– Hello and first of all, thanks for taking the time. What are you currently up to? How are you feeling about being back on track with THINE?

Feeling a little anxious, haha. Been such a long time since the previous one. Reception has been great so far generally (though obviously can’t please everyone), and we’re satisfied ourselves… but it’s a strange process. As a proud parent sometimes you don’t truly know if you have an ugly child or not. You love it regardless, but sometimes you just don’t know how others view it, though you hope it finds its way in the world and gains acceptance even though its every move will be judged. Times are different for the industry. Sales are hard to predict. The band has to be done for the love of music over money, that’s for sure.

– Your previous album, «In Therapy», was released none less than 12 years ago, throughout which you have been almost silent. What have you been up to during these last years?

You are correct in that we were silent, somewhat, though the band never actually stopped. But life gets in the way sometimes, and people have to travel their own paths for a while on this curious voyage of life. We continued to play live for a few years after In Therapy. Our drummer left for several years before returning around 2008 or something. Still kept writing songs all along though. Previously it used to trouble me, that time was slipping away and nothing was happening, then I just thought “when the time is right, then it will happen”, so I guess the time was right, the circumstances were right, and here we are once again. But really, it has not felt like 12 years at all. Time (as it is perceived) just accelerates the older you get it seems, and not much you can do to stop it.


– And how do you think has the band evolved over these last 12 years?

There’s much more maturity now, as I think is evident on the new album. In Therapy was more a straight dark rock/metal album, but I feel we are much more than this. There is a better diversity to this album, some deeper emotion than previously, better songs, genuine songs. We also brought back some of those more prog type ideas from our first album, and slightly more epic arrangements, it could be said. We didn’t want to merely re-write In Therapy type songs. That would be pointless, and only serve to resurrect what was, & not to nurture what IS.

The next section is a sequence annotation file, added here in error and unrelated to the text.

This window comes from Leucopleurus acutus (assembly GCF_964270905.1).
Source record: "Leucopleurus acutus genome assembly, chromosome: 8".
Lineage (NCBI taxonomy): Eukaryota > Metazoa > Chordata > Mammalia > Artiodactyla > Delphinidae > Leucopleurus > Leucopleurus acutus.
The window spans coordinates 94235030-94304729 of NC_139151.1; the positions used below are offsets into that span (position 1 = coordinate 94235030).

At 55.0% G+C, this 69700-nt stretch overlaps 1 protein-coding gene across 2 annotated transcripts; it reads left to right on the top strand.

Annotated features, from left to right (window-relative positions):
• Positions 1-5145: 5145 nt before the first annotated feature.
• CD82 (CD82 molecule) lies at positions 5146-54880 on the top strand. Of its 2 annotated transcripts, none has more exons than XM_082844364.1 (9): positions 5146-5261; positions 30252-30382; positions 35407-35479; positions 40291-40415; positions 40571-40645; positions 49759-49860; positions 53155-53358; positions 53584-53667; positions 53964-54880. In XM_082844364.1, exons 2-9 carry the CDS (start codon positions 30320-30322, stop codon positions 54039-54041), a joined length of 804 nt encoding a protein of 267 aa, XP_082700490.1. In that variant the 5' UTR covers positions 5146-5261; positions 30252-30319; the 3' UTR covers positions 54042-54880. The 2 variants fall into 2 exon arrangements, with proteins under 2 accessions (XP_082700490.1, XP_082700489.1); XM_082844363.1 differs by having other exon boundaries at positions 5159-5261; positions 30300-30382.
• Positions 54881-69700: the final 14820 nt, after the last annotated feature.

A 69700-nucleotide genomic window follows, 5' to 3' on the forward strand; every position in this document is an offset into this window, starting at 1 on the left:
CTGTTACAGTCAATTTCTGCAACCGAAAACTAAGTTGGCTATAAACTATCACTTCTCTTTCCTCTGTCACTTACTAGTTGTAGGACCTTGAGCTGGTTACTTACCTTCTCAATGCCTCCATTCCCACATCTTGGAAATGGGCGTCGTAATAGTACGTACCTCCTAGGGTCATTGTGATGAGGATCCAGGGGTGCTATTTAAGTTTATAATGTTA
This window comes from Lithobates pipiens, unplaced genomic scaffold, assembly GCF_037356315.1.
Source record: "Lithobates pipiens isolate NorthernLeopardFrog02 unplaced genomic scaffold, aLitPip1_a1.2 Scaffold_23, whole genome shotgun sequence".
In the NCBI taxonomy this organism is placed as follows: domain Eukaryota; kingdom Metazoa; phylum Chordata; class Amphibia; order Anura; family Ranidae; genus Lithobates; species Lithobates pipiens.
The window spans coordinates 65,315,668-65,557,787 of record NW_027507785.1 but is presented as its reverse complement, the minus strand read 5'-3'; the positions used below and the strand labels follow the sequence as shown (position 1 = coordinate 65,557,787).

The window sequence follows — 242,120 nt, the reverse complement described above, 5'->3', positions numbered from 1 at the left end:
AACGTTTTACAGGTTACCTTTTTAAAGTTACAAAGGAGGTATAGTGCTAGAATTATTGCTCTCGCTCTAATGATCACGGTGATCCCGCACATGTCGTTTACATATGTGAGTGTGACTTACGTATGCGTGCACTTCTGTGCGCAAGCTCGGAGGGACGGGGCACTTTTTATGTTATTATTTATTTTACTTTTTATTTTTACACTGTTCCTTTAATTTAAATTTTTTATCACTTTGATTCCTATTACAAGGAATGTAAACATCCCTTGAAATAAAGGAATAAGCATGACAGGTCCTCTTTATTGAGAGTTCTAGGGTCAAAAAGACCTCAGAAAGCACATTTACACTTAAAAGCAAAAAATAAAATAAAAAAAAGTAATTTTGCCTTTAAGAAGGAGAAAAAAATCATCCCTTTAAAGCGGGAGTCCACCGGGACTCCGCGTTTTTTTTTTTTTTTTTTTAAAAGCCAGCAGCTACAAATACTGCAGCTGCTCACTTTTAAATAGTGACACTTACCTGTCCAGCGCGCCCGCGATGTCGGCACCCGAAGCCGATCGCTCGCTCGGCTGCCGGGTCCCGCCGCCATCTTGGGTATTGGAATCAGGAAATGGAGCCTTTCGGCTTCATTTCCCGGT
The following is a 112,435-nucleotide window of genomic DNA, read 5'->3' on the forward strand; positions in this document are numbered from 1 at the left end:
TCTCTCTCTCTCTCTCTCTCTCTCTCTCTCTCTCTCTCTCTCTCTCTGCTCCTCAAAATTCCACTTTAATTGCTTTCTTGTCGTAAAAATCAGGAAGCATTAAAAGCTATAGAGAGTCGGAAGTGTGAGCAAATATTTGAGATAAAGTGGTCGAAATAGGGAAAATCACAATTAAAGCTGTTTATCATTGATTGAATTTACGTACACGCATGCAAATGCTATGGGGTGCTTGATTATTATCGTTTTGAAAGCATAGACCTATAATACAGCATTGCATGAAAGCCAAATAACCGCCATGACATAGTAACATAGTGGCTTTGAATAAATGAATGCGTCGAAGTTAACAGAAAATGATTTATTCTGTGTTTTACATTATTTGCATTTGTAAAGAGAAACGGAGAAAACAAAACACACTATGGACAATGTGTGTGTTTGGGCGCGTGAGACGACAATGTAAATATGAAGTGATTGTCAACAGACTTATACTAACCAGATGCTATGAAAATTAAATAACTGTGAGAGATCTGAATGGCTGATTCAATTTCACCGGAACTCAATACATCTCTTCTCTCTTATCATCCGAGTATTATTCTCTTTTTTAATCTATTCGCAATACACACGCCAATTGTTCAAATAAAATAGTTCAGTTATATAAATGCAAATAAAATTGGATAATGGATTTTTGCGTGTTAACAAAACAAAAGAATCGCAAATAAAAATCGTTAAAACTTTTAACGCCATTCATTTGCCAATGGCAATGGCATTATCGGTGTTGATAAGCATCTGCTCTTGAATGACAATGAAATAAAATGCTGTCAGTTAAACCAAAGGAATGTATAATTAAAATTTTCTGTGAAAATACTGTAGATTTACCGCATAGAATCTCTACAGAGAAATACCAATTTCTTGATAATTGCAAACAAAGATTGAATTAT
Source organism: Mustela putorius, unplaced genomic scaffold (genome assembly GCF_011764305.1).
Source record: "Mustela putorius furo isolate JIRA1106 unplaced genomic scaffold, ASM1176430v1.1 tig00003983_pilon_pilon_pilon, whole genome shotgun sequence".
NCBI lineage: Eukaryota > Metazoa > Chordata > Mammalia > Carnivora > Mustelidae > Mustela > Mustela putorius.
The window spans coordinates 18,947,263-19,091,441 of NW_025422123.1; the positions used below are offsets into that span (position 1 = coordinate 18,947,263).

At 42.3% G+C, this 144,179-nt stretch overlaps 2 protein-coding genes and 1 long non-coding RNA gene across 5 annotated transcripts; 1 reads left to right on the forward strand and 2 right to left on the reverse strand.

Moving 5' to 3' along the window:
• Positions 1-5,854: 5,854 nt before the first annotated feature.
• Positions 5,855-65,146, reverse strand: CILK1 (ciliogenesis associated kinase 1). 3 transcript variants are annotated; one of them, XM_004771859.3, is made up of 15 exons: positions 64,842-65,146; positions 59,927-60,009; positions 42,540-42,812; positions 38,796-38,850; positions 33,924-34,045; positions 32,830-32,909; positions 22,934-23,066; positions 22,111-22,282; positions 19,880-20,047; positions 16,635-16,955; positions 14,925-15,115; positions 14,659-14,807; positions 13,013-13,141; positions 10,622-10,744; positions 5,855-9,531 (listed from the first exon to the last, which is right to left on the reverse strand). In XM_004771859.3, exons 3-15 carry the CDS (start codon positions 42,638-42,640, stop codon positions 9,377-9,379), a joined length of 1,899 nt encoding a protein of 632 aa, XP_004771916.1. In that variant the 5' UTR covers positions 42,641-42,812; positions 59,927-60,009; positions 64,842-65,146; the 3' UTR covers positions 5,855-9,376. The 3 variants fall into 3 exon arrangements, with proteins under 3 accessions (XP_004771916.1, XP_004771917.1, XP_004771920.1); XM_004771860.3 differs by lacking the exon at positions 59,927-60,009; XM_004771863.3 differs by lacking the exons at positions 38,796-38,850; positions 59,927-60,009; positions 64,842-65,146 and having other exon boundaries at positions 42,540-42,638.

– I consider all your releases essential but I think, for some reason, you have always been a quite underrated band. Do you think is there any reason behind this? Now things aren’t like a decade ago, Internet nowadays is much more present and there’s an easier access to music so, do you think this situation might now change for you?

I agree a lot. I think we stand up very well to bands we get compared to, but for whatever reason it has been hard for us to reach those same crowds, and I think this will probably continue. We’ve never had that hype to push us along, but at least we have some very dedicated fans who appreciate what we do and have stood by us through the years – and we have even affected some people’s lives for the good when they have had troubled times themselves. This isn’t necessarily about sales, but about projecting your art to the masses and perhaps even making a small difference along the way. But really it brings up a question of fulfillment. What does it take to reach a point of satisfaction in life? Must we be rich, must we be worshipped, must we be influential, must we be leaders? Is it not enough just to simply exist? Seems a very human ego-driven condition in that it’s never enough, so as a consequence we’re never happy. So yes, good question, and if you find the answer please let me know, haha.


– I have read you have spent some time refining the songs that are part of your new «The Dead City Blueprint» so, how and when did this new opus started to get shaped?

The oldest song on there (Brave Young Assassin) is originally from around 2003, so that has had plenty of refining and rewriting to get it into the shape it is in now. Many many songs were written since In Therapy, but gradually as new songs were written, they replaced the older ones. They all formed a small yet significant part of the evolution of this album in its formative years, but eventually a dark period for myself in 2012 led me to write all of the new album songs in a 7 month period (except Brave Young Assassin) and get rid of the rest. Still constant refining on these songs though, so the emotional impact was as strong and poignant as possible. I hope we succeeded there.